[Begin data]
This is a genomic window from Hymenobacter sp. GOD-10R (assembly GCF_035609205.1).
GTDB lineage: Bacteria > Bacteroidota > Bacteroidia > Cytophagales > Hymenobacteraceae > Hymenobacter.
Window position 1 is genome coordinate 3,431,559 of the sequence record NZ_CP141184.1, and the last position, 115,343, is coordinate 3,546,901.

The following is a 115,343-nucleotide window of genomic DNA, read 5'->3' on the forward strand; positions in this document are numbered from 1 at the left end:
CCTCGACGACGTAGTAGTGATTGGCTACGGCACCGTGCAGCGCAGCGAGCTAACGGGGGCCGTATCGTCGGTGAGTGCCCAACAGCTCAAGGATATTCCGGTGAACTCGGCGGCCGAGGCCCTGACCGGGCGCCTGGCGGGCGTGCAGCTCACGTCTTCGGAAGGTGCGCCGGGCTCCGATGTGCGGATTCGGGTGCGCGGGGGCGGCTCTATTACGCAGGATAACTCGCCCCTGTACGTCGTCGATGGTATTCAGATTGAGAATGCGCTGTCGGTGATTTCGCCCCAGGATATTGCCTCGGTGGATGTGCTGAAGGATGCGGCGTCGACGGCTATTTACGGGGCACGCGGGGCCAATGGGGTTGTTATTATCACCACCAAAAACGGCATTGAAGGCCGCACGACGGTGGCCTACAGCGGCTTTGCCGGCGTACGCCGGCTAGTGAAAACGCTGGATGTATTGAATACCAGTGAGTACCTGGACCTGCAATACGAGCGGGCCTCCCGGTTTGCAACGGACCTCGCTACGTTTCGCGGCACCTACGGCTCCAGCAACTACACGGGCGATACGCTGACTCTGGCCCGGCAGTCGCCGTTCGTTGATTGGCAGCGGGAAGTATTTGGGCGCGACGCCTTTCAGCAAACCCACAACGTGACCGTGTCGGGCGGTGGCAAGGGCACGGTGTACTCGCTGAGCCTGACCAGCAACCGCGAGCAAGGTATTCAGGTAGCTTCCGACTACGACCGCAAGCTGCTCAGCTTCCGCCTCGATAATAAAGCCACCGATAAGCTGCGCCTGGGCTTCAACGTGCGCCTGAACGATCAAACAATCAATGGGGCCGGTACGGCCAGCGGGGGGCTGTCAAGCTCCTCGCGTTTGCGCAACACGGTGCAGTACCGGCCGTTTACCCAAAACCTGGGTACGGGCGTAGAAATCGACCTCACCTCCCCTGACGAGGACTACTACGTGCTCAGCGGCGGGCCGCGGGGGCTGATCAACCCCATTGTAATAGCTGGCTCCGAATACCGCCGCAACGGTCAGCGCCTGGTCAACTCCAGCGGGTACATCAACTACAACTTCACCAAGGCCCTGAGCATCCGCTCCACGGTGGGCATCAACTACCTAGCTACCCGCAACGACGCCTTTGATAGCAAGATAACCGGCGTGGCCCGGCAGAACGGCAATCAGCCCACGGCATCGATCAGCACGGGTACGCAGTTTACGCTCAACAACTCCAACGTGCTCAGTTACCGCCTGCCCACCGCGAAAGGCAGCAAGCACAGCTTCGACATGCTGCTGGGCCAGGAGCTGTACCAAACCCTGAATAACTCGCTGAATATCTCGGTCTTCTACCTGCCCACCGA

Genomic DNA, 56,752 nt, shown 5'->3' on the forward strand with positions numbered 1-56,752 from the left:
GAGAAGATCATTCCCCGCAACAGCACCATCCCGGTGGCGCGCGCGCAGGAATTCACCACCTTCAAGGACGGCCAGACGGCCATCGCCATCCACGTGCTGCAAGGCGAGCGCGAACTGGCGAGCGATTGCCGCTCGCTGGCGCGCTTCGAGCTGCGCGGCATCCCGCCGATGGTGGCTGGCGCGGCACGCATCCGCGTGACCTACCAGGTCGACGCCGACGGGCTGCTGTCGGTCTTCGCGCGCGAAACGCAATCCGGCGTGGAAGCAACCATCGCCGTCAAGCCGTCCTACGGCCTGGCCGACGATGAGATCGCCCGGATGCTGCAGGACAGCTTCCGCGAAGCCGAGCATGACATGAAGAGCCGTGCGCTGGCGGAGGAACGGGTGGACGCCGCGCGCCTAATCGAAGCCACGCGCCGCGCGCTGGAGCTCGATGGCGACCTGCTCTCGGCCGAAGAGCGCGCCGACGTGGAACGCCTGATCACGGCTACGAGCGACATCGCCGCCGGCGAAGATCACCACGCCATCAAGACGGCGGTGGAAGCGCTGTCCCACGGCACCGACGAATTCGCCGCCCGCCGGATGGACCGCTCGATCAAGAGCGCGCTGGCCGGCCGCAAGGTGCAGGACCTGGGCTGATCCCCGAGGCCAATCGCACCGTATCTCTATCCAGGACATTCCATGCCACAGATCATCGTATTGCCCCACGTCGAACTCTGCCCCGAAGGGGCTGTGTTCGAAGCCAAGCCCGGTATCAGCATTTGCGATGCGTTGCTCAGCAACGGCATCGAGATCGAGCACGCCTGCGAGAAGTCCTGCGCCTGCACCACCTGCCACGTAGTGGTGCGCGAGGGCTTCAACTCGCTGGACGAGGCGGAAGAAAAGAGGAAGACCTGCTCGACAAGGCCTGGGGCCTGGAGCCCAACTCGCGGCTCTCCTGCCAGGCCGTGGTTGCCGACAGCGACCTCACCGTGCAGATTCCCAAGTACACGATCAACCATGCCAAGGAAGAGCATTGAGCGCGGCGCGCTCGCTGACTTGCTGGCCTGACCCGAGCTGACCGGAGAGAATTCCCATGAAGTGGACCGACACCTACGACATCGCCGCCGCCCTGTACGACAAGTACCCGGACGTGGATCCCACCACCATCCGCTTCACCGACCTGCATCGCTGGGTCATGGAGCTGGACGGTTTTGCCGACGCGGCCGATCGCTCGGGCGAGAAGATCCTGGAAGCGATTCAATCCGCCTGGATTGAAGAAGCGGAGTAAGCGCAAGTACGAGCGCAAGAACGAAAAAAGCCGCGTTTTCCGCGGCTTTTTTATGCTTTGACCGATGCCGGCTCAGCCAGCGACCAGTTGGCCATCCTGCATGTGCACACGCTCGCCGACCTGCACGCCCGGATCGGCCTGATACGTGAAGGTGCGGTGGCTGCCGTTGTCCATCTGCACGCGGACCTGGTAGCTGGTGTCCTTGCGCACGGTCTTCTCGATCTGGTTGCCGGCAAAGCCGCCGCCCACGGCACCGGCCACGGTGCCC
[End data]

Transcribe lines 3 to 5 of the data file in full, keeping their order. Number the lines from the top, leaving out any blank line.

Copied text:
Window position 1 is genome coordinate 3,431,559 of the sequence record NZ_CP141184.1, and the last position, 115,343, is coordinate 3,546,901.

The following is a 115,343-nucleotide window of genomic DNA, read 5'->3' on the forward strand; positions in this document are numbered from 1 at the left end:
CCTCGACGACGTAGTAGTGATTGGCTACGGCACCGTGCAGCGCAGCGAGCTAACGGGGGCCGTATCGTCGGTGAGTGCCCAACAGCTCAAGGATATTCCGGTGAACTCGGCGGCCGAGGCCCTGACCGGGCGCCTGGCGGGCGTGCAGCTCACGTCTTCGGAAGGTGCGCCGGGCTCCGATGTGCGGATTCGGGTGCGCGGGGGCGGCTCTATTACGCAGGATAACTCGCCCCTGTACGTCGTCGATGGTATTCAGATTGAGAATGCGCTGTCGGTGATTTCGCCCCAGGATATTGCCTCGGTGGATGTGCTGAAGGATGCGGCGTCGACGGCTATTTACGGGGCACGCGGGGCCAATGGGGTTGTTATTATCACCACCAAAAACGGCATTGAAGGCCGCACGACGGTGGCCTACAGCGGCTTTGCCGGCGTACGCCGGCTAGTGAAAACGCTGGATGTATTGAATACCAGTGAGTACCTGGACCTGCAATACGAGCGGGCCTCCCGGTTTGCAACGGACCTCGCTACGTTTCGCGGCACCTACGGCTCCAGCAACTACACGGGCGATACGCTGACTCTGGCCCGGCAGTCGCCGTTCGTTGATTGGCAGCGGGAAGTATTTGGGCGCGACGCCTTTCAGCAAACCCACAACGTGACCGTGTCGGGCGGTGGCAAGGGCACGGTGTACTCGCTGAGCCTGACCAGCAACCGCGAGCAAGGTATTCAGGTAGCTTCCGACTACGACCGCAAGCTGCTCAGCTTCCGCCTCGATAATAAAGCCACCGATAAGCTGCGCCTGGGCTTCAACGTGCGCCTGAACGATCAAACAATCAATGGGGCCGGTACGGCCAGCGGGGGGCTGTCAAGCTCCTCGCGTTTGCGCAACACGGTGCAGTACCGGCCGTTTACCCAAAACCTGGGTACGGGCGTAGAAATCGACCTCACCTCCCCTGACGAGGACTACTACGTGCTCAGCGGCGGGCCGCGGGGGCTGATCAACCCCATTGTAATAGCTGGCTCCGAATACCGCCGCAACGGTCAGCGCCTGGTCAACTCCAGCGGGTACATCAACTACAACTTCACCAAGGCCCTGAGCATCCGCTCCACGGTGGGCATCAACTACCTAGCTACCCGCAACGACGCCTTTGATAGCAAGATAACCGGCGTGGCCCGGCAGAACGGCAATCAGCCCACGGCATCGATCAGCACGGGTACGCAGTTTACGCTCAACAACTCCAACGTGCTCAGTTACCGCCTGCCCACCGCGAAAGGCAGCAAGCACAGCTTCGACATGCTGCTGGGCCAGGAGCTGTACCAAACCCTGAATAACTCGCTGAATATCTCGGTCTTCTACCTGCCCACCGA